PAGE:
Praying for Obama?

by Richard on November 19, 2009

This article from USA Today is doing the rounds on Twitter

“Pray for Obama.”

A kind and generous statement.

Or is it?

A crop of bumper stickers and T-shirts emblazoned with that call to prayer for the president have appeared for sale recently online through make-it-yourself outlets such as and And most of the “Pray for Obama” slogans are accompanied by a scripture reference: “Psalm 109:8.”

In the New International Version translations, that verse reads; May his days be few; may another take his place of leadership.

That same Psalm goes on:

May his children be fatherless and his wife a widow.

May his children be wandering beggars; may they be driven from their ruined homes.

May a creditor seize all he has; may strangers plunder the fruits of his labor.

May no one extend kindness to him or take pity on his fatherless children.

May his descendants be cut off, their names blotted out from the next generation.

May the iniquity of his fathers be remembered before the Lord; may the sin of his mother never be blotted out.

May their sins always remain before the Lord, that he may cut off the memory of them from the earth.


{ 5 comments… read them below or add one }


Mitch 11.20.09 at 5:51 am

So this is a meme. Apparently the bumper sticker was trying to be clever with his political opinions. I’m not sure if the people passing this around are trying to be clever or serious. On the off chance that they are serious, I’ll ask this. If quote Exodus 20:16 (an apt verse for this meme), does that mean that I’m also intending you to think Exodus 22:18? The bumper sticker intends “a short term in office.” I wonder why anyone would see more than is there.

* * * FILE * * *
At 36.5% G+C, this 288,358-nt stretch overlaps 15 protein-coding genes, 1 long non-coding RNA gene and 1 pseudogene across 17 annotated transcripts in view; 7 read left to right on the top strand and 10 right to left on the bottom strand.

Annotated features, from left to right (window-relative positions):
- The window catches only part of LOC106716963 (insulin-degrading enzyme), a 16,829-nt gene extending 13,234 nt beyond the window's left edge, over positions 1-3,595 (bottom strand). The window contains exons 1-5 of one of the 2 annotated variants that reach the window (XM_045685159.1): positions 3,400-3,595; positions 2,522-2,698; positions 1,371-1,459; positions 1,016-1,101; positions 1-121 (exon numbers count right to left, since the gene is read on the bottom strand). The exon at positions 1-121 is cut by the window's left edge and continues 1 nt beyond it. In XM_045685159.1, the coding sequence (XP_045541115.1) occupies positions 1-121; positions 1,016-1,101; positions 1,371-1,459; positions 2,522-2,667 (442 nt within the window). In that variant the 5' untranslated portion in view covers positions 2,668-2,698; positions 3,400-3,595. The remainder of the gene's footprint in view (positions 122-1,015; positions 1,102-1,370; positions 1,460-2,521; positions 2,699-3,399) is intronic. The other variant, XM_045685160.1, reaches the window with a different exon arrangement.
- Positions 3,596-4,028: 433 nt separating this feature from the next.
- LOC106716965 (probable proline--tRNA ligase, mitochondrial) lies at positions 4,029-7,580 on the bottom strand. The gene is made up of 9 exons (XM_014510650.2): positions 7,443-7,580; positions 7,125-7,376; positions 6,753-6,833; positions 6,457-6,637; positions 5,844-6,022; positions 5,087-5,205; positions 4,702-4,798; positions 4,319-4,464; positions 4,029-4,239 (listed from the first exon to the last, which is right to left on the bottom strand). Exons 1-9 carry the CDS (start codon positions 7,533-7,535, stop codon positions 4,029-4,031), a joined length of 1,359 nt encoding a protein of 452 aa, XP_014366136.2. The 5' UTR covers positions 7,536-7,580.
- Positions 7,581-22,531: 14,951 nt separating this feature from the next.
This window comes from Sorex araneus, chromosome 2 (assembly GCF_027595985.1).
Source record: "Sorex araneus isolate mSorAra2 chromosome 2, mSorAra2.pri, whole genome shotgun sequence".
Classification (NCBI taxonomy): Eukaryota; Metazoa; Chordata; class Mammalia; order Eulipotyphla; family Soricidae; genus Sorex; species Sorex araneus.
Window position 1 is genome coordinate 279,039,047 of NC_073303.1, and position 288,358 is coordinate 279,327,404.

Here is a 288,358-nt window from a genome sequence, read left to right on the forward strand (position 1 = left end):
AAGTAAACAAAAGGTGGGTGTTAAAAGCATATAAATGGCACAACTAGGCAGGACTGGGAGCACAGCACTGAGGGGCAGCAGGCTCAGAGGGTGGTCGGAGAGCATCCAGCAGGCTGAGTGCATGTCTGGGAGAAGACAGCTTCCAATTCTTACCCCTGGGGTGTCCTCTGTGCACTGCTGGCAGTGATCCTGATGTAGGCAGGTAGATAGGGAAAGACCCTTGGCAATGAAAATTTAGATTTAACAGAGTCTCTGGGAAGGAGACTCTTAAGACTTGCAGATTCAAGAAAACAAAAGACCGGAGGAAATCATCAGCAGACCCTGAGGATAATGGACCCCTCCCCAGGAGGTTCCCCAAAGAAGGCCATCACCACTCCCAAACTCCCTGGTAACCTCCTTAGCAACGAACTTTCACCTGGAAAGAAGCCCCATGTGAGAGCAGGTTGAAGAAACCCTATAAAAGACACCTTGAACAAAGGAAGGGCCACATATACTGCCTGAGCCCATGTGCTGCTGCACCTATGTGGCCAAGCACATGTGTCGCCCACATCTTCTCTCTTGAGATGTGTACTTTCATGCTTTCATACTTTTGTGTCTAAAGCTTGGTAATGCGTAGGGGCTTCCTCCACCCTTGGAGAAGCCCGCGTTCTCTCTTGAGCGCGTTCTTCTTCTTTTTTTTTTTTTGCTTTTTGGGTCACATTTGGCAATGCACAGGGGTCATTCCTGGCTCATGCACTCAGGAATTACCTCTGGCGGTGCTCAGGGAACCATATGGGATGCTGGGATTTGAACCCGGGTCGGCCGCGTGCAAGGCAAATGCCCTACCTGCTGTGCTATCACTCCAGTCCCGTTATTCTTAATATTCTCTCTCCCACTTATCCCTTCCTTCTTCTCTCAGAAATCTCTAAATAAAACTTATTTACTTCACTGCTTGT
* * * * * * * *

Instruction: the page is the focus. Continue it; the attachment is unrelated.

The I think that those who see abject evil in their political opponents based on this silliness are blinded by their mental filters. The metanarrative that they impose on reality in support of the (current) Caesar casts their political oppponents in the role of villains.


Swan 11.20.09 at 5:58 am

Oh, that’s sick :(


Kim 11.20.09 at 8:07 am

That’s bullshit, Mitch. Do your maths. Hadn’t you noticed that Exodus 22:18 is two chapters on from Exodus 20:16? Nor does “may his days be few” refer simply to a short term of office: the psalmist is praying for his enemy’s early death, at the start of a vicious and relentless curse. Psalm 109 is a good example of what have been called “Old Testament unevangelical prayers”. Which adds a bitter-sweet irony to the malice of this bumper-sticker theology.


Richard 11.20.09 at 9:15 am

Actually, I think I’m inclined to agree with Mitch that whoever started this Psalm 109 thing probably didn’t have any evil intent. The habit of proof-texting runs very deep in some circles and I doubt that the context of the verse was even considered. In a way, that makes it worse.

Either way, this is a nasty bit of politicking with the Bible, and no matter how you dress it up it’s unworthy of followers of Jesus.


PamBG 11.21.09 at 12:45 am

This is a bit of a lateral thought, but I’ve been astounded at the hatred in the US for all forms of government. I was sitting in A Coffee Shop (let the reader understand) yesterday waiting for a parent to finish an appointment and I was listening to three prosperous-looking young mothers talking very loudly. The gist of their conversation was basically “Anything that the government is involved with is a conspiracy to do harm to the average person”. I don’t believe this was a particularly political conversation, either; IOW, I didn’t get the impression they would have had a different opinion in a Republican Presidency.

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